Main Jazz Day Events hosted by Japan in Osaka
Spurred by the success of the first two celebrations, UNESCO, in partnership with the Thelonious Monk Institute of Jazz (TMIJ) will be organizing the third International Jazz Day on April 30th, 2014. This day is destined to raise awareness in the international community regarding jazz’s virtues as an educational tool, as a vehicle for peace, unity, dialogue, and for enhanced cooperation between peoples.
Osaka is the official host city for 2014. Given its legendary history as "Japan’s jazz Mecca” in the early to mid-1920s, Osaka is an ideal choice to serve as the International Jazz Day Global Host City. The historic commercial and cultural center of Japan, Osaka has played a central role in the development of jazz traditions in Japan. Osaka’s major early figures in jazz include composer Hattori Ryōichi and trumpeter Nanri Fumio, nicknamed the “Satchmo of Japan” by Louis Armstrong. Both were born in Osaka and gained experience playing in the dance halls and cabarets of the city’s Dōtonbori district. Today, Osaka continues to play an important role in the ongoing development of jazz in Japan.
The year 2014 marks the 20th anniversary of UNESCO Slave Route Project, consecrated to the theme, “Assume the past, understand the present, build the future together.” This constitutes yet another highlight of the event that the United Nations will surely support. Africa, whence jazz draws its origins, will thus be doubly honoured this year.
In April 2012, UNESCO Goodwill Ambassador Herbie Hancock and TMIJ spearheaded and organized the historical events which took place around the world where jazz legends gathered together for key events at UNESCO’s Headquarters in Paris, at the United Nations’ Headquarters in New York, as well as at the emblematic Congo Square in New Orleans. From Algiers to Buenos Aires, from Kuala Lumpur to Warsaw, from Lomé to Santo Domingo, more than a hundred countries celebrated this day.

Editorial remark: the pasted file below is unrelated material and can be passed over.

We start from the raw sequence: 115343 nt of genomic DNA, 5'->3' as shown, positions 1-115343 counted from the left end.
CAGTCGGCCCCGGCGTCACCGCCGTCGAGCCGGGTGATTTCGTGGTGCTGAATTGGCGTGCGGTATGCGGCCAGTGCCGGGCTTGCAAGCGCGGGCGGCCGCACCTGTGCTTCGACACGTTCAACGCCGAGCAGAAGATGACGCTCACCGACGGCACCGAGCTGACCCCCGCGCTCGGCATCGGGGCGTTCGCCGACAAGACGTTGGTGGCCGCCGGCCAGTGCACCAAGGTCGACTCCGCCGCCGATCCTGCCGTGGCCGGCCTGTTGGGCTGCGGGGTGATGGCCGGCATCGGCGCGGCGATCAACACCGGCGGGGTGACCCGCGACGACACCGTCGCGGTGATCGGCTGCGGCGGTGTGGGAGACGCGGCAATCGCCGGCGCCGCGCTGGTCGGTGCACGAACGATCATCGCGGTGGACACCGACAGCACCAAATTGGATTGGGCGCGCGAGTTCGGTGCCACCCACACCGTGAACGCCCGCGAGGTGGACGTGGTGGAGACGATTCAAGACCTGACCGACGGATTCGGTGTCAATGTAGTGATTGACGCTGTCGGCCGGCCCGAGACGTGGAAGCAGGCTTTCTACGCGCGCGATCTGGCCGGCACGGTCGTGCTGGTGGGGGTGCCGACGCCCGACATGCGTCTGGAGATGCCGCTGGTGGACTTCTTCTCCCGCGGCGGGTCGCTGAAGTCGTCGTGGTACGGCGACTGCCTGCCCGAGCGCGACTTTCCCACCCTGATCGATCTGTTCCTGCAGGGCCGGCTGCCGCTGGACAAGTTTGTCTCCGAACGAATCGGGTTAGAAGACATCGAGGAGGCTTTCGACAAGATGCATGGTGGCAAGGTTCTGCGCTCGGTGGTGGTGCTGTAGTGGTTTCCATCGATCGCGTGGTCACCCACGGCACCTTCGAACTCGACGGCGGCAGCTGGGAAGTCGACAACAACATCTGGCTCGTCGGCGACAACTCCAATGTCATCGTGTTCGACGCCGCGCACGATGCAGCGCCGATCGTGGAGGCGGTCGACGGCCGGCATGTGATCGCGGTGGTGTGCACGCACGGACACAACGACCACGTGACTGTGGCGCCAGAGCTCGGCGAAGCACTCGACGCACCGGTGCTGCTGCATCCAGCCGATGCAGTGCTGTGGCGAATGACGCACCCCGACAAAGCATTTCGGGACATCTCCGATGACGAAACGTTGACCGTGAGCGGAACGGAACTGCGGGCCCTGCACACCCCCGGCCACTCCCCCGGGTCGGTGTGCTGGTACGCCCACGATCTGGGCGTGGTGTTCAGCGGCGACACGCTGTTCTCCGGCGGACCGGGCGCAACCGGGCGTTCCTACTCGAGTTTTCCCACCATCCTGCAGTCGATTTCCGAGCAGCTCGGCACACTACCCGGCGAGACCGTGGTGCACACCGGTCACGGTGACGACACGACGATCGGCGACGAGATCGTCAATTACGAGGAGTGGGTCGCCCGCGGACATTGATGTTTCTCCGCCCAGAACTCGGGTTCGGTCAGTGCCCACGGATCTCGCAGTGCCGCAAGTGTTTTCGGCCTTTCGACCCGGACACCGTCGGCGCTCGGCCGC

After the UNESCO General Conference in November 2011, April 30th was declared International Jazz Day.
Jazz embodies the spirit of UNESCO. It brings people together and builds peace, tolerance and understanding. It has been the soundtrack for positive social change, from the fight against racism to the struggle for democracy.
ALL STARS JAZZ EVENING CONCERT IN OSAKA, APRIL 30, 2014
Osaka-Jo Hall : The largest hall in western Japan, consisting of an arena hall with a maximum capacity of 16,000 spectators, is located within the lush green Osaka Castle Park approximately 500 meters northeast of the dungeon. It was built in commemoration of the 400th anniversary of the construction of Osaka Castle, and its biggest feature is that it can provide a venue for a wide variety of events, including concerts. It is regarded as an international treasure for music lovers.
Born in Japan, Terumasa Hino is a jazz trumpeter with a career spanning over five decades.
The legendary American jazz pianist and composer is the force behind UNESCO’s International Jazz Day.
Born in Brooklyn, NYC, Marcus Miller is a multi-instrumentalist and has collaborated with some of the greatest names in Jazz.
Join the celebration
Organize a jazz concert in your community with local musicians and students.
Teachers, you may choose to center part of your classes around jazz. You could consider discussing jazz music and musicians, videos, concerts, or even documentaries.
Encourage your local community to participate by organizing seminars, photo exhibitions or film and video screenings.
Talk about jazz! Do some research on the history and legacy of jazz throughout the years, and engage in discussion with your children or your friends about what you have learned.
Memory of the World
Claude Nob's Legacy: Documentary heritage of 5000 hours of concerts, recorded at the Montreux Jazz Festival and recommended for inclusion in the UNESCO Memory of the World Register in 2013